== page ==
Last week was certainly a big week for the campaign.
Thursday’s televised debate with Congressman Phil Roe proved that East Tennessee voters have a real choice this year. Not a choice based on personal attacks, as is happening in some other campaigns, but a choice based on the record and the issues. I think our whole region can be proud that both candidates showed how, even in disagreement, people can be civil to each other as we chart the future of our country.
The debate can be seen online here. The first 29 minutes just show people getting ready, so you may want to skip ahead. And thanks to all who worked so hard to make this event successful.
So what else happened last week?
People remain upset following the Washington DC circus associated with the Kavanaugh confirmation.
There is a shocking likelihood that our Saudi allies were involved in the suspected murder of a Washington Post journalist.
The Ford Motor Company announced massive job cuts due to losses associated with the Administration’s tariffs, while the stock prices of some local East Tennessee industries hurt by the tariffs also fell to new lows.
Hurricane Michael devasted Florida and reminded us that climate change is not a hoax and requires serious international attention and cooperation.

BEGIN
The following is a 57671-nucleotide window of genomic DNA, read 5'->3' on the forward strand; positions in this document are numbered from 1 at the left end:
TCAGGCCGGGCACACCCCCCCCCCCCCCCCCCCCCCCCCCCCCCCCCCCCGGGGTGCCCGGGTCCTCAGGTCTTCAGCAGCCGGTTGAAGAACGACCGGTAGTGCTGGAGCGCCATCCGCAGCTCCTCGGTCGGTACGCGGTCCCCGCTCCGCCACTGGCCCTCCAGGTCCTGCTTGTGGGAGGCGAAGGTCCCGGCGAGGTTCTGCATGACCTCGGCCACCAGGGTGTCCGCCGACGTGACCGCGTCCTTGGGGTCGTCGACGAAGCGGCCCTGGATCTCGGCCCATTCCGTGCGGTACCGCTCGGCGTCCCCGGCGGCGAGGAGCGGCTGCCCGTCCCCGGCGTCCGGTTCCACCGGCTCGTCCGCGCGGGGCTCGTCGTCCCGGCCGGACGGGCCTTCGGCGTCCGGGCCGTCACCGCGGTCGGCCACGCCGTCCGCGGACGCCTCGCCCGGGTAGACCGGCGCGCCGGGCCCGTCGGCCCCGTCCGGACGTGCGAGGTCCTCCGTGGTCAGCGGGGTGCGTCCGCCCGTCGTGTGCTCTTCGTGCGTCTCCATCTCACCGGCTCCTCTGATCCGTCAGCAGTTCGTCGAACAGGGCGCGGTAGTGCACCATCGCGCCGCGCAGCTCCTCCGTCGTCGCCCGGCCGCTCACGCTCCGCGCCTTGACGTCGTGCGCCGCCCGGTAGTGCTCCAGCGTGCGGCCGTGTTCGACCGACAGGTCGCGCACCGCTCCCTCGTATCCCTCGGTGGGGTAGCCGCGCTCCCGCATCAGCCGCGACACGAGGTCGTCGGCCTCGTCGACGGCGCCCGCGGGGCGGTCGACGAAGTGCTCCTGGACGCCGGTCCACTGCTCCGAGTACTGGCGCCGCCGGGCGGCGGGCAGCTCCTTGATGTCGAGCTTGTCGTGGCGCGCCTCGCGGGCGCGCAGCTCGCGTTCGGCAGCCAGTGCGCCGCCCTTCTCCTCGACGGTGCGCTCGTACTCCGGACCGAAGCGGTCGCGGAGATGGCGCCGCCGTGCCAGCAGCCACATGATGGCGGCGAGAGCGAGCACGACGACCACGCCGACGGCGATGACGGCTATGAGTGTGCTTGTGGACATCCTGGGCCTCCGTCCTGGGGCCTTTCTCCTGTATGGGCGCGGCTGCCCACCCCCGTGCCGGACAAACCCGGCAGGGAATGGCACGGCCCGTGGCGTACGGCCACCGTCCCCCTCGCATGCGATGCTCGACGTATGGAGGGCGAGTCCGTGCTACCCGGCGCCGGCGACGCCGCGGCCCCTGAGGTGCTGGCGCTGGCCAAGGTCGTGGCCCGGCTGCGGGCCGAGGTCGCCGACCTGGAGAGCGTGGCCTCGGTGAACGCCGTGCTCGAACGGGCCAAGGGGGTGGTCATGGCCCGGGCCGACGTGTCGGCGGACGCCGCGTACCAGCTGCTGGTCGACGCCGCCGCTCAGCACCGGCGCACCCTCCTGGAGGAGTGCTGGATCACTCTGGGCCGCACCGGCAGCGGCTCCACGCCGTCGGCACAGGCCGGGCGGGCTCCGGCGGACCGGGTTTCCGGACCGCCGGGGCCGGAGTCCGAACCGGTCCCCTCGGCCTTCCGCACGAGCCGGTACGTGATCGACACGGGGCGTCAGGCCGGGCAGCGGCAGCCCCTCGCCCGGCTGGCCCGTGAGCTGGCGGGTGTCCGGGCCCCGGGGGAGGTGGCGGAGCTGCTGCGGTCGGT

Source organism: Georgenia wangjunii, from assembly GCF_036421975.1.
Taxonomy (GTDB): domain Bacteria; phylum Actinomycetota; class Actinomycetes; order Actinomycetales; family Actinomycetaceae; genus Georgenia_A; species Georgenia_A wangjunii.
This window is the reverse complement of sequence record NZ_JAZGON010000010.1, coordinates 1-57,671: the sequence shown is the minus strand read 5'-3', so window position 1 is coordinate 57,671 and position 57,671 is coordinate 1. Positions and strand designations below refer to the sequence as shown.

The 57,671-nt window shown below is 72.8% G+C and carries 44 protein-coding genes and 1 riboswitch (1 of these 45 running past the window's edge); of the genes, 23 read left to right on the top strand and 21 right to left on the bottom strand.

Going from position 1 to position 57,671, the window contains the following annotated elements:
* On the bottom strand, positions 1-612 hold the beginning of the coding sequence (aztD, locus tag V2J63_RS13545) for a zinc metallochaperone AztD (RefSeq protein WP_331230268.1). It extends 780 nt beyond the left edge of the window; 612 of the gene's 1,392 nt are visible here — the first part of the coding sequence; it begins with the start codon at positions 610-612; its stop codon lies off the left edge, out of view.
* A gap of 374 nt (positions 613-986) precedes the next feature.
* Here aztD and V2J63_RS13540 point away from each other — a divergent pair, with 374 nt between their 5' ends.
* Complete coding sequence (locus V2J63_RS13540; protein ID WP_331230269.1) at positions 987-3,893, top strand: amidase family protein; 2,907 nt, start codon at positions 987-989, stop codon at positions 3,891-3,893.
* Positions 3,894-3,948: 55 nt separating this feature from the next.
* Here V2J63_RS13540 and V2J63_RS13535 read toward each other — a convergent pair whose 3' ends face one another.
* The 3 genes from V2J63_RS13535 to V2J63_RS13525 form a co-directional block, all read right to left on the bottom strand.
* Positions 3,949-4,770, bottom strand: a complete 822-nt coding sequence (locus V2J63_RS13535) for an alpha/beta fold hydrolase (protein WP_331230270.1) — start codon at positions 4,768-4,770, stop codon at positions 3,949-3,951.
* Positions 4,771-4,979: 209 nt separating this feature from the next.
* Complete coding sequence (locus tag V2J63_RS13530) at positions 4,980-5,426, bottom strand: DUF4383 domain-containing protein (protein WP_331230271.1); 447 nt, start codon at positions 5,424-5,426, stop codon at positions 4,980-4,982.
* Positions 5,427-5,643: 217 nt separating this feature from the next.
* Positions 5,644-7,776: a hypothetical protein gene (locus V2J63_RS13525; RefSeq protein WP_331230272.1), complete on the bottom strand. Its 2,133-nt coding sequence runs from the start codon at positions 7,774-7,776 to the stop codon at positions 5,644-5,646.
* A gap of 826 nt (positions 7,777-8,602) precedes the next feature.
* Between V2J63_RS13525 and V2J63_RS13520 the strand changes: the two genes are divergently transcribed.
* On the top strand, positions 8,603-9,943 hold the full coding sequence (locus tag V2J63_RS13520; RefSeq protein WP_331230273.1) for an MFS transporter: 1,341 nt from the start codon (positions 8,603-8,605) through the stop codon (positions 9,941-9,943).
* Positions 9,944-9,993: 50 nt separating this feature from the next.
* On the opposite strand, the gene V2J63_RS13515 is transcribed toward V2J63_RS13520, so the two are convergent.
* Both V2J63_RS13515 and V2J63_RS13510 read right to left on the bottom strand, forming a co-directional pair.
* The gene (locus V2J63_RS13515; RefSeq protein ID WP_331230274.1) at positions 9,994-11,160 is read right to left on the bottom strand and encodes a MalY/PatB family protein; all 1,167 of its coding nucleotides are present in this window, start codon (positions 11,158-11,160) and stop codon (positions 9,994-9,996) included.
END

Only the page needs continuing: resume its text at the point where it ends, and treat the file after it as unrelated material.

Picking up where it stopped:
We learned more about how our tax laws benefit the super-wealthy when it was revealed that multi-millionaire Jared Kushner, the President’s son in law, paid no income taxes for years.
And on and on and on …. All this swirling information about problems and wrong directions our nation is headed — kind of makes a person numb, doesn’t it?
And yet, sadly, this was not an abnormal week. Most weeks over the last two years have given us a similar array of concerning information. Sometimes the overwhelming and disrupting flood of troubling news makes it seem like acceptance of the unacceptable could become the new normal. That must change. We must pay attention to the feelings that reflect our most important values.
To end this week’s message, I’d like to paraphrase a portion of my closing remarks in the debate.
If, looking backward, you are proud of the changes you have seen in our country in the last two years, if you point with pride toward the behavior of our national leaders as great examples for our children to follow, if you think the prosperity of our region is where it needs to be, if you think Congress has been doing a great job with tax reform, healthcare, international trade, and other important issues – then you should vote for more of the same. You should vote for Congressman Roe to serve a sixth term in office.
But, looking ahead, if you think we can do better, if you think we are missing opportunities to improve our region’s prosperity, if you believe love your neighbor as yourself is a call to real action and not just words, if you are sick and tired of the meanness and divisiveness we see daily in Washington, if you believe in term limits and keeping promises, then please give me your vote.
Early voting starts tomorrow. We all need to vote. You too. And love your friends and neighbors by encouraging them to vote. Spread the word.